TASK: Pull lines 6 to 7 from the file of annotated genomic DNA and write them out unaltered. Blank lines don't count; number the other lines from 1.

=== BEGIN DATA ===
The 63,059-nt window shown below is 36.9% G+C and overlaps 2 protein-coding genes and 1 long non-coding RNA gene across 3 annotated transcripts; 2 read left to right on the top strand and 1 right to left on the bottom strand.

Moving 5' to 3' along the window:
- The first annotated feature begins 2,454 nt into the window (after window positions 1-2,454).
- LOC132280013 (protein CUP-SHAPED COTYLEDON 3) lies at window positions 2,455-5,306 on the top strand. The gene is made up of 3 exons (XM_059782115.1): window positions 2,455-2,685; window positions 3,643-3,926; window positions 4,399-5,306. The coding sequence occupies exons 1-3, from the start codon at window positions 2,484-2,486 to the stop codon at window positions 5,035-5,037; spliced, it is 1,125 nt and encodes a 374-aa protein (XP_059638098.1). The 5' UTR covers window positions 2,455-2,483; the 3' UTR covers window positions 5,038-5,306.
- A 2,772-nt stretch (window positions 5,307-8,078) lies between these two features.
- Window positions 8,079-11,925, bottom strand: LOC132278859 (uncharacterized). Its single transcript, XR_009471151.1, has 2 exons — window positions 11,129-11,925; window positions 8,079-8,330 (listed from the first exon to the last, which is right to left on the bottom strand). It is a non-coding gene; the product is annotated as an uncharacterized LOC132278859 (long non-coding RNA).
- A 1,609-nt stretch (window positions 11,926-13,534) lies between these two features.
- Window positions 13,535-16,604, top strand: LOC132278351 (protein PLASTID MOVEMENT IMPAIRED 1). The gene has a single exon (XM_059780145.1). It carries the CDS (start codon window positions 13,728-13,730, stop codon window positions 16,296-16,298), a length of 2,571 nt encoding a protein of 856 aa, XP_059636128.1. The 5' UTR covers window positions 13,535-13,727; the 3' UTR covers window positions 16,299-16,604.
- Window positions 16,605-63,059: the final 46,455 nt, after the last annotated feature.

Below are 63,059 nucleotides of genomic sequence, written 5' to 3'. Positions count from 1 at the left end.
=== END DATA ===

- Window positions 8,079-11,925, bottom strand: LOC132278859 (uncharacterized). Its single transcript, XR_009471151.1, has 2 exons — window positions 11,129-11,925; window positions 8,079-8,330 (listed from the first exon to the last, which is right to left on the bottom strand). It is a non-coding gene; the product is annotated as an uncharacterized LOC132278859 (long non-coding RNA).
- A 1,609-nt stretch (window positions 11,926-13,534) lies between these two features.